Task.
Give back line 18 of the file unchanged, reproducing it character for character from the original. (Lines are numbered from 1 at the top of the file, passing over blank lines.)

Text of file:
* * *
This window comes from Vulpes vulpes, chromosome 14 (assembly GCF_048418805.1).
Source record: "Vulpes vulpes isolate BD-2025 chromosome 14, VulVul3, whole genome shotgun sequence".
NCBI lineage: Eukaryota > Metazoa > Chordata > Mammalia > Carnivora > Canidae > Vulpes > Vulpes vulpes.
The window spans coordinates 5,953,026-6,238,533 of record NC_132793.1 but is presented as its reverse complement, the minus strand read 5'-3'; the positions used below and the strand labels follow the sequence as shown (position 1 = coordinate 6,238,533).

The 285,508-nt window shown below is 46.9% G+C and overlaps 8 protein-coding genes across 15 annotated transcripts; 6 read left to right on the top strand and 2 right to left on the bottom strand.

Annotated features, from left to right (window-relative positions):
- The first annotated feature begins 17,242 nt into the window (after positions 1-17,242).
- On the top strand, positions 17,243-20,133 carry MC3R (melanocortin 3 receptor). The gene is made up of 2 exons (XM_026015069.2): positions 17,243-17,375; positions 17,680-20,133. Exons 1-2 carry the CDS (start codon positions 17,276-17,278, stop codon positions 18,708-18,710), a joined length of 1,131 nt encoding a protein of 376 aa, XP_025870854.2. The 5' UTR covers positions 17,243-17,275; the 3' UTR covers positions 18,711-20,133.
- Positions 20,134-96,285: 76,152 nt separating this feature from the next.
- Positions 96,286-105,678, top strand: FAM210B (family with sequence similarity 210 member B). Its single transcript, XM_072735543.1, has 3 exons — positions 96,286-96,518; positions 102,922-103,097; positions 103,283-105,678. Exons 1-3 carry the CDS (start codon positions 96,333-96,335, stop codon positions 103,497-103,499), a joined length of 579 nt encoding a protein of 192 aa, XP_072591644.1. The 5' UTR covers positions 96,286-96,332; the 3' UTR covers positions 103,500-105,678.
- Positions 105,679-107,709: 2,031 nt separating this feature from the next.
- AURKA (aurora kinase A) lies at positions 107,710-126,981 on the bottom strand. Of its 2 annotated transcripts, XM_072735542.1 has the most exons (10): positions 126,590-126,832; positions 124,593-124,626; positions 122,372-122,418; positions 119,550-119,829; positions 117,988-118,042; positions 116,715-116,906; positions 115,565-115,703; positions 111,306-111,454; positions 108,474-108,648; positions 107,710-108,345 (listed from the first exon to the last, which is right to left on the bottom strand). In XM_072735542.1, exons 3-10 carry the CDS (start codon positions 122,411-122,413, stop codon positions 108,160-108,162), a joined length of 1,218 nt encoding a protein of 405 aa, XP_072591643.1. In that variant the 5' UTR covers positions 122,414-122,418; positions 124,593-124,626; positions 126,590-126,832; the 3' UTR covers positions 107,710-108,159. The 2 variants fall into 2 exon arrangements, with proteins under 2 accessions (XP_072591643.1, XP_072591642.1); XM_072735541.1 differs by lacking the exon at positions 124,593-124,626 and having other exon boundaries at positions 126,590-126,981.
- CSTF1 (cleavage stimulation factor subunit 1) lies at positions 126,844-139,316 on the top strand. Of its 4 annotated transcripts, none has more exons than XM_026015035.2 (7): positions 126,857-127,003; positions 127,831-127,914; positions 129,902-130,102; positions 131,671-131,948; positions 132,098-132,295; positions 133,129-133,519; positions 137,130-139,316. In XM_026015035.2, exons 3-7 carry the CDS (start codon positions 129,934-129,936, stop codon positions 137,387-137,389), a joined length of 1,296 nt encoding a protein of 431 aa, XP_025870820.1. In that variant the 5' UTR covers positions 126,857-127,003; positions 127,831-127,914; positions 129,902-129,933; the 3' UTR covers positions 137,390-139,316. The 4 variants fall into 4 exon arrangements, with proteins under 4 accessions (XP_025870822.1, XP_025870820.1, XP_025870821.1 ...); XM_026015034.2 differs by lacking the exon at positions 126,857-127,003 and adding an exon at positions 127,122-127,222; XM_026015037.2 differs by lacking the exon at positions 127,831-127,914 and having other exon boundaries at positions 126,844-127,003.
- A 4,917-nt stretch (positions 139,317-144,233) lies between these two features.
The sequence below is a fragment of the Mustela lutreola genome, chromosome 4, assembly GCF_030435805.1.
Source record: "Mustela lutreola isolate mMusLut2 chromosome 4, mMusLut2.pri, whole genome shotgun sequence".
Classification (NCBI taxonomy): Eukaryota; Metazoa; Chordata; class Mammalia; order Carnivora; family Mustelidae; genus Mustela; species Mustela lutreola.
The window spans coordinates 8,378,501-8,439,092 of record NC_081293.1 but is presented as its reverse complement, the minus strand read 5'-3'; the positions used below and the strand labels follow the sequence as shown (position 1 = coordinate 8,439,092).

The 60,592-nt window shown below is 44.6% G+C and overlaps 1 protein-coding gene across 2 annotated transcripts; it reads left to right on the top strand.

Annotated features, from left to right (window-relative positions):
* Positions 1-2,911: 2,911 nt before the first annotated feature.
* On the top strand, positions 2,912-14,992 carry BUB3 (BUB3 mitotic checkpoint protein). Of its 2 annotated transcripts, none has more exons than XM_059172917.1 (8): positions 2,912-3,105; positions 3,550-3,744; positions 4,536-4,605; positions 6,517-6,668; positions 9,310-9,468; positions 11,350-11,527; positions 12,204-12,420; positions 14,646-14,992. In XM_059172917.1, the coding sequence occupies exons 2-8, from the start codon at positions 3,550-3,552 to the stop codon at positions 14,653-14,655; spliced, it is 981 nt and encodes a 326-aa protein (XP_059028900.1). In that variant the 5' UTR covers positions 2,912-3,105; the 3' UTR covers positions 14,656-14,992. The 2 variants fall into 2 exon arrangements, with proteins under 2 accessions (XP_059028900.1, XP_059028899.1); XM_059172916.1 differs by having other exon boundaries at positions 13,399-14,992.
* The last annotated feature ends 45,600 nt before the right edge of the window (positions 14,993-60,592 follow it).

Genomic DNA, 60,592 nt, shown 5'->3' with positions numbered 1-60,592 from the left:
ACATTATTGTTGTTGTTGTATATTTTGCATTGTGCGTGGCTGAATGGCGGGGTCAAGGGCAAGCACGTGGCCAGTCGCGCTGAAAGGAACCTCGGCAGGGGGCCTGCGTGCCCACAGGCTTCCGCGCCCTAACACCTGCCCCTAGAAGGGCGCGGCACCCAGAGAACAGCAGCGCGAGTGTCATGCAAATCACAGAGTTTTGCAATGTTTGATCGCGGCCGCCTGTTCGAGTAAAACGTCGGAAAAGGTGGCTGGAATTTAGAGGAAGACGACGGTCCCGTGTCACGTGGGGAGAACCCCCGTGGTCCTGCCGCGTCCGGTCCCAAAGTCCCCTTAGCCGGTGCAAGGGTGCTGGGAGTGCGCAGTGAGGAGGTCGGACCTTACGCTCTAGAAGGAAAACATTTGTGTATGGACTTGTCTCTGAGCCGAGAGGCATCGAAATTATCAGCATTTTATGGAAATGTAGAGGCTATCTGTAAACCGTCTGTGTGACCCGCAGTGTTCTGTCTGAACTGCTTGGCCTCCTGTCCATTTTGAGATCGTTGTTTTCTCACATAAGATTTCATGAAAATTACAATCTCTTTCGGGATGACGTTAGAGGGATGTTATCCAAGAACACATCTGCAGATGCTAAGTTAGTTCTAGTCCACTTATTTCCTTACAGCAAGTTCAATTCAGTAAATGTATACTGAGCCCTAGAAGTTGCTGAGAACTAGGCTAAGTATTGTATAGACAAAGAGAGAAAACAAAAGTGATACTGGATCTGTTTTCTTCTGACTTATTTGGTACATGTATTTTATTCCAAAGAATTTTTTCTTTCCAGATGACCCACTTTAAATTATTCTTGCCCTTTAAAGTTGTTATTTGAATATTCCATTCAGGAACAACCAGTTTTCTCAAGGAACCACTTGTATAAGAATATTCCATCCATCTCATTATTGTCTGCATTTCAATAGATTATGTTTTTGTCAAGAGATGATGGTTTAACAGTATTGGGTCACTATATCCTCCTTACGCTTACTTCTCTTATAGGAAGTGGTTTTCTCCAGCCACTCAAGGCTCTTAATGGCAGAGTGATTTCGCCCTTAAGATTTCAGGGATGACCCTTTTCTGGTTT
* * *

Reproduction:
The window spans coordinates 8,378,501-8,439,092 of record NC_081293.1 but is presented as its reverse complement, the minus strand read 5'-3'; the positions used below and the strand labels follow the sequence as shown (position 1 = coordinate 8,439,092).